Tag Archive: Bateson

Slice of time

Chris Vitale has a nice post up on Deleuze’s Bergsonian notion of the image as a “slice of time,” or a “slice of the world” — which for Deleuze amounts to more or less the same thing. In a similar spirit, I thought I’d post briefly about a Whiteheadian notion of time.

Normally when we think of slicing into time to depict a moment of it, we tend to think of it as a linear flow. Slicing into time is like slicing into bread: what’s on the left of the slice is the past (for westerners and others who read from left to right), what’s on the right is the future, and the slice itself is where we’re at right now. The world as it appears to us is a cross-section of the loaf.

Or a better metaphor, since we’re in motion, might be a train moving forward on the track of time: the tracks ahead of us are the future, those behind are the past, and the train is us.

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Ecology, ontology, politics: These three terms are among the most common themes of this blog, but their intersections deserve a more sustained exploration. This is the first of a series of posts that will do that through critical discussion of various readings and concepts.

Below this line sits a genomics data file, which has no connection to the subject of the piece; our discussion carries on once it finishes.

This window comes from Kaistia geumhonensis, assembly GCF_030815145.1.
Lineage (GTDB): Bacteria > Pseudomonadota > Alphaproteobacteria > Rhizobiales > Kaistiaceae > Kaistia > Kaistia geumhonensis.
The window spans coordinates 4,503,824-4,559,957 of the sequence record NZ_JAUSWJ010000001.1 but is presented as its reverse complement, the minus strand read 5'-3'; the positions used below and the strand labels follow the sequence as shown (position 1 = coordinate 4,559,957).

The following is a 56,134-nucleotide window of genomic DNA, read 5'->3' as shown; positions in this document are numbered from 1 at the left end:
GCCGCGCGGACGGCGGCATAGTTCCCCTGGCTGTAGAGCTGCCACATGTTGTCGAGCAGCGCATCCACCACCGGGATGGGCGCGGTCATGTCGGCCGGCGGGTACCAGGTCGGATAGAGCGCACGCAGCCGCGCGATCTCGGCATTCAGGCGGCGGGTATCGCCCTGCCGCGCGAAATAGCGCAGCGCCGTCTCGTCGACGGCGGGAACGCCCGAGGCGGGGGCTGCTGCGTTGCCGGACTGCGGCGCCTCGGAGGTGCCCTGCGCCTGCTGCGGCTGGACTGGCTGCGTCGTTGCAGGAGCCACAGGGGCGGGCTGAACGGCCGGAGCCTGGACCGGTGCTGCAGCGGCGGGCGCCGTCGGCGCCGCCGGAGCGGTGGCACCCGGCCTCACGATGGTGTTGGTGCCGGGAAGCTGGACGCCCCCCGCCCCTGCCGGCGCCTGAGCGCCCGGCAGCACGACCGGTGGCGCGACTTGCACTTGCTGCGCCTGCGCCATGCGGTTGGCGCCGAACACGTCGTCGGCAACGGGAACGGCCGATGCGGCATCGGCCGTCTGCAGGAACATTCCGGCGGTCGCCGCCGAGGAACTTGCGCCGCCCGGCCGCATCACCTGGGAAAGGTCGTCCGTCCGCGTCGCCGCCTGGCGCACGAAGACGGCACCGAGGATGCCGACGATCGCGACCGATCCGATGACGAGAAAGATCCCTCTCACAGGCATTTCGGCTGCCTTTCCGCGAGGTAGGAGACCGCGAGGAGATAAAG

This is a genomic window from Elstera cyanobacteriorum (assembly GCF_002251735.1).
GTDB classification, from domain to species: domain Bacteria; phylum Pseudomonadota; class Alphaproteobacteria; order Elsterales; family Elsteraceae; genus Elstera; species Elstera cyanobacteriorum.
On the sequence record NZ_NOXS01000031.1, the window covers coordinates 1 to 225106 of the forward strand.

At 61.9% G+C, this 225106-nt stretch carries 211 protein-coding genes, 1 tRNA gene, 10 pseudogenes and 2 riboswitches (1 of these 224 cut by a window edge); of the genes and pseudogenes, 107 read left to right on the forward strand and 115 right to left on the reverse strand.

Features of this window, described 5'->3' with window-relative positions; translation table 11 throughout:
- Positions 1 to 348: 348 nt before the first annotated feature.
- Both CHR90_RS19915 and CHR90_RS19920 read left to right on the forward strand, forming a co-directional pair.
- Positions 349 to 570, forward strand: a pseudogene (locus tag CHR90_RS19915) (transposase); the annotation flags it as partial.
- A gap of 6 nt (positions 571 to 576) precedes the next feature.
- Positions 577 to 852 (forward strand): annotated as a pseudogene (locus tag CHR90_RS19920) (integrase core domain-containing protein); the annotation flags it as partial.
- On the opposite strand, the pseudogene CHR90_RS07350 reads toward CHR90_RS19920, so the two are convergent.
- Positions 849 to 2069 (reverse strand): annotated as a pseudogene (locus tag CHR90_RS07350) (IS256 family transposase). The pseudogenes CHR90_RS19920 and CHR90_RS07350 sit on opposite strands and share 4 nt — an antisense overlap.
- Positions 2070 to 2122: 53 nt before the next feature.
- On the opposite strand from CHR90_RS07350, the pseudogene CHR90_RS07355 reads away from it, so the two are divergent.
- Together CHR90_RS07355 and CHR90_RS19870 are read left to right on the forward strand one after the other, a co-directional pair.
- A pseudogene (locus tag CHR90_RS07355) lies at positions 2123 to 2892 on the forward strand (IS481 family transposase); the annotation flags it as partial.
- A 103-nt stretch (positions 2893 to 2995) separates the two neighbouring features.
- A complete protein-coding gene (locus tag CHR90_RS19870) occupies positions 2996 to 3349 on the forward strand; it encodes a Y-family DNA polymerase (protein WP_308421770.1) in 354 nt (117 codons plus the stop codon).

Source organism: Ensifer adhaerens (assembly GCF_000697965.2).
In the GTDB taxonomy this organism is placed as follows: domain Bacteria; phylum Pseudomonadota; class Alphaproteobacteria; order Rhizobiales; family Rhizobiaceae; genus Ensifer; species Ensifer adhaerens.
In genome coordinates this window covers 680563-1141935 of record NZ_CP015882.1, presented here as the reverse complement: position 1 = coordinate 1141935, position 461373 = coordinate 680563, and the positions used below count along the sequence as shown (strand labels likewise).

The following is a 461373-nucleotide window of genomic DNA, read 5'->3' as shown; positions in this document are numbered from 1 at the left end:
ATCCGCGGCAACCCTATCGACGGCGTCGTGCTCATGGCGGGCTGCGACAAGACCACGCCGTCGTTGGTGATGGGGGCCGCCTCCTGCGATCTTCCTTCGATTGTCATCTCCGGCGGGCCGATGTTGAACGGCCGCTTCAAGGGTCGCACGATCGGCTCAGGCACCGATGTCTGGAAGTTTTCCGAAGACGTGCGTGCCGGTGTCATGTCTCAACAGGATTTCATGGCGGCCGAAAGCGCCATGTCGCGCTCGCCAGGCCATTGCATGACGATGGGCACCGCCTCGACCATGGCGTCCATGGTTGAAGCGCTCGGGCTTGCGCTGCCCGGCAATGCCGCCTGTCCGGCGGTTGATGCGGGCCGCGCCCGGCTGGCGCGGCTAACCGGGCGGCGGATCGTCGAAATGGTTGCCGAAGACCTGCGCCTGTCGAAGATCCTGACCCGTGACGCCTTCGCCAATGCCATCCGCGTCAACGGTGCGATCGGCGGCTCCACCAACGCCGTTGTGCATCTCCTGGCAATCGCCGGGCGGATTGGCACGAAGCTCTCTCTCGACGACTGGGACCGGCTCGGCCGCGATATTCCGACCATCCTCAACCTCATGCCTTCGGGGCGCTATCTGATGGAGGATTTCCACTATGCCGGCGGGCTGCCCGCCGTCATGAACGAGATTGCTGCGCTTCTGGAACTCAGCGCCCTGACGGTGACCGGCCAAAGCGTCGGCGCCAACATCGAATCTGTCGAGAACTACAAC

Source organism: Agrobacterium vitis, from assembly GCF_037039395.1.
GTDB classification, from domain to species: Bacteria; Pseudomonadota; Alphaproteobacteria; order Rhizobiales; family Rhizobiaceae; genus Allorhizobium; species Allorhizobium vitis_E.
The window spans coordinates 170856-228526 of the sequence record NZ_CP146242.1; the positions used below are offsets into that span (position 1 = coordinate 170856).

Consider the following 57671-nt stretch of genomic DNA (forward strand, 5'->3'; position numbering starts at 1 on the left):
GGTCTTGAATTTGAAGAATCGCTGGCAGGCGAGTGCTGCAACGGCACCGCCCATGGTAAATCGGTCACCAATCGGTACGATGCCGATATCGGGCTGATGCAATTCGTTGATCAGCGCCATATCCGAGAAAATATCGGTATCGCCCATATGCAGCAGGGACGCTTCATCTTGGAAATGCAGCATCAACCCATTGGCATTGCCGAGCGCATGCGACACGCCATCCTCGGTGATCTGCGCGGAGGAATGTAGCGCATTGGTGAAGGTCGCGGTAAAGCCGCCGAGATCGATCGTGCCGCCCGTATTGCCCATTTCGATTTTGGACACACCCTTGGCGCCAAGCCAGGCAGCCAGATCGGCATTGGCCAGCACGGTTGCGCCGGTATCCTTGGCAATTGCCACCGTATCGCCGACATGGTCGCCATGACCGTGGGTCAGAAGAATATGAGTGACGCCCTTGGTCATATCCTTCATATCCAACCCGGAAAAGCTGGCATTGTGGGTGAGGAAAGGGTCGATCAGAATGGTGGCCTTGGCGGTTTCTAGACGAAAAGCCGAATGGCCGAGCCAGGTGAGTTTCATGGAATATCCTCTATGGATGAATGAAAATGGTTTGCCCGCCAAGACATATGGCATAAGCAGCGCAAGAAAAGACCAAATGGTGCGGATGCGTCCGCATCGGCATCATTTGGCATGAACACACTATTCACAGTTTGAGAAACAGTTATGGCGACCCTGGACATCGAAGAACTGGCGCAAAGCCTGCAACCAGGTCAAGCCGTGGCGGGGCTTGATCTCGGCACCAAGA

This first post reviews and reflects on some of the questions raised by Andrew Pickering’s latest book The Cybernetic Brain: Sketches of Another Future (Univ. of Chicago Press, 2010). The next two posts will examine the integral theory of Sean Esbjörn-Hargens as applied to climate change, and integral theory pioneer Ken Wilber’s critique of process philosopher Alfred North Whitehead.

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happy hallowe’en


As occasionally happens, I was invited to speak last week at a local Unitarian Universalist service (in Stowe, Vermont). Since today/night is Hallowe’en/Samhain and that’s part of what I spoke about, I thought I would share a brief summary of the talk, which was called “Hallowed Ground, Sacred Space, and the Space Between the Worlds.”

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